In TerminusDB, we reference documents with a URI. This URI uses an implicit or explicit prefix which is not necessary to refer to when the context is unambiguous. You can think of this a bit like the way we use modules for identifiers in programming languages.

When I create a new data product (a new document graph) I specify a set of prefixes, including the default @schema and default @base prefixes. The schema prefixes are for the type or schema level, and the instance or document level.

These are specified in a context object. A typical context object will look something like:

				
					{    "@type" : "Context",
     "@schema" : "https://lib.terminusdb.com/people#",
     "@base" : "https://lib.terminusdb.com/people/" }
				
			

When we refer to a specific element of the data collection, we would write down its short name as something like Person/joe. It’s expanded name would be something like: https://lib.terminusdb.com/people/Person/joe.

Using this sort of naming, all TerminusDB objects can be referred to with an unambiguous URI, and we can also dump a TerminusDB database as a valid RDF.

				
					{ "@type" : "Class",
  "@id" : "Person",
  "@key" : { "@type" : "Lexical", "@fields" : ["ssn"]},
  "ssn" : "xsd:string",
  "name" : "xsd:string"
}
				
			

Using this key specification, an individual for the class would like something like:

				
					{ "@type" : "Person",
  "@id" : "Person/078-05-1120",
  "ssn" : "078-05-1120",
  "name" : "Hilda Schrader Whitcher" }
				
			

In fact, since we are using a key, we can simply leave out the "@id" field when we are submitting and the field can be calculated automatically. We could instead submit the following document:

				
					{ "@type" : "Person",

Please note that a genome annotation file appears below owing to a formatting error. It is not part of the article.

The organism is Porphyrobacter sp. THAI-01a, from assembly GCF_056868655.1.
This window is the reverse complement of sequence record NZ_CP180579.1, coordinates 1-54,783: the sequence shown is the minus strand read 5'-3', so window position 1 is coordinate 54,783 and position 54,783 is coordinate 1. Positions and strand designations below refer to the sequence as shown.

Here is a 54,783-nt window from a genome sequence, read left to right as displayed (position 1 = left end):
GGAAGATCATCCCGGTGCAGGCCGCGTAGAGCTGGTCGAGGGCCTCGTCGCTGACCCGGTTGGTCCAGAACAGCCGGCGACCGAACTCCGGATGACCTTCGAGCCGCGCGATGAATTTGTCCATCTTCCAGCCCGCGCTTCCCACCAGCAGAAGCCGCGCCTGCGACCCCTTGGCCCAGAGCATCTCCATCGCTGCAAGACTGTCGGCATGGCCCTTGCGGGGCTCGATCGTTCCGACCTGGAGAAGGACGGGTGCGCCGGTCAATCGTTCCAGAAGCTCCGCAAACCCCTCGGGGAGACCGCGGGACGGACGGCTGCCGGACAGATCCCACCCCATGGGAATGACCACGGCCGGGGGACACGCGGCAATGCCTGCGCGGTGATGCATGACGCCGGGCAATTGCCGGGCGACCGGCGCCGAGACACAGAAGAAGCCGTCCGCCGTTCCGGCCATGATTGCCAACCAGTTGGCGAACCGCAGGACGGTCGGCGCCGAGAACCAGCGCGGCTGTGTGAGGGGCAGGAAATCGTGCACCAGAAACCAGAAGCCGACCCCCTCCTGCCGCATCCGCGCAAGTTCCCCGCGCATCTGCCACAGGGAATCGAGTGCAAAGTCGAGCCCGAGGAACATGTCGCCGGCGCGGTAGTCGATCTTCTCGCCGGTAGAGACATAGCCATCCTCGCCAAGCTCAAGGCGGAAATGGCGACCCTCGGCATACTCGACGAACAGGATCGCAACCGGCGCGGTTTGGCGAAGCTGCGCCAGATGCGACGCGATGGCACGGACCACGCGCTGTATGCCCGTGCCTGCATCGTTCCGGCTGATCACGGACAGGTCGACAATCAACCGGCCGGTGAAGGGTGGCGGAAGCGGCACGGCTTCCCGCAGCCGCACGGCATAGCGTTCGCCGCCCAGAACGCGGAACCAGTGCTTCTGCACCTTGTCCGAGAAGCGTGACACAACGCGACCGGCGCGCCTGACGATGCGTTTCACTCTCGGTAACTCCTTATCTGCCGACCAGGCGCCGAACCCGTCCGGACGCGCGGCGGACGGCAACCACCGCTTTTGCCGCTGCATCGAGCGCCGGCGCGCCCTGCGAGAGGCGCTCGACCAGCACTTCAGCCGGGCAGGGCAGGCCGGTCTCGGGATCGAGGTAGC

"ssn" : "078-05-1120",
  "name" : "Hilda Schrader Whitcher" }
				
			

This is handy since we can ignore the process of ID generation entirely. We can submit updates without knowing what the current name of a document is or understanding precisely its strategy for generation.

This particular case demonstrates a (famous!) leak of a social security number. We reference a private, but unique identifier which should not be displayed to everyone who might want to be able to reference such a document. In order to avoid the disclosure of information in the name, or if the name does not display very useful information we can use a hash.

				
					{ "@type" : "Class",
  "@id" : "Person",
  "@key" : { "@type" : "Hash", "@fields" : ["ssn"]},
  "ssn" : "xsd:string",
  "name" : "xsd:string"
}
				
			

With this alternative naming strategy we have the id generated using sha256 as:

				
					Person/ef6385e04468128770c86bf7e098c70fa7bbc1a50d81a071087f925283a4e7af
				
			

Now we have the same ability to generate the name uniquely, but this time without leaking information in the IRI.

For those from an RDF background, it might be interesting to see that this consists of two graphs, one for the schema and one for instance, with the following turtle:

Schema:

				
					@base <terminusdb:///schema#> .
@prefix rdf: <http://www.w3.org/1999/02/22-rdf-syntax-ns#> .
@prefix sys: <http://terminusdb.com/schema/sys#> .
@prefix xsd: <http://www.w3.org/2001/XMLSchema#> .
@prefix doc: <data/> .

doc:Cons\/2387e9641235cbfcc495f3deadb79d209a97b48d0233dbf015399eb74f8629fc
  a rdf:List ;
  rdf:first <schema#ssn> ;
  rdf:rest rdf:nil .

<schema#Person>
  a sys:Class ;
  sys:key <schema#Person/key/Hash/ssn> ;
  <schema#name> xsd:string ;
  <schema#ssn> xsd:string .

<schema#Person/key/Hash/ssn>
  a sys:Hash ;
  sys:fields doc:Cons\/2387e9641235cbfcc495f3deadb79d209a97b48d0233dbf015399eb74f8629fc .
				
			

Instance:

				
					@base <terminusdb:///data/> .
@prefix scm: <../schema#> .
<Person/ef6385e04468128770c86bf7e098c70fa7bbc1a50d81a071087f925283a4e7af>
  a scm:Person ;
  scm:name "Hilda Schrader Whitcher" ;
  scm:ssn "078-05-1120" .
				
			

When is a thing not another thing

Keeping the key in the name is a kind of content addressability. And in the case of the use of a hash, it is a variety of content addressable hashing.

Notably, it does not disambiguate the entire document. Usually, we understand the identity of a thing to outlive its precise data. With fully content addressable hashing, a thing’s identity is precisely the information we have about it.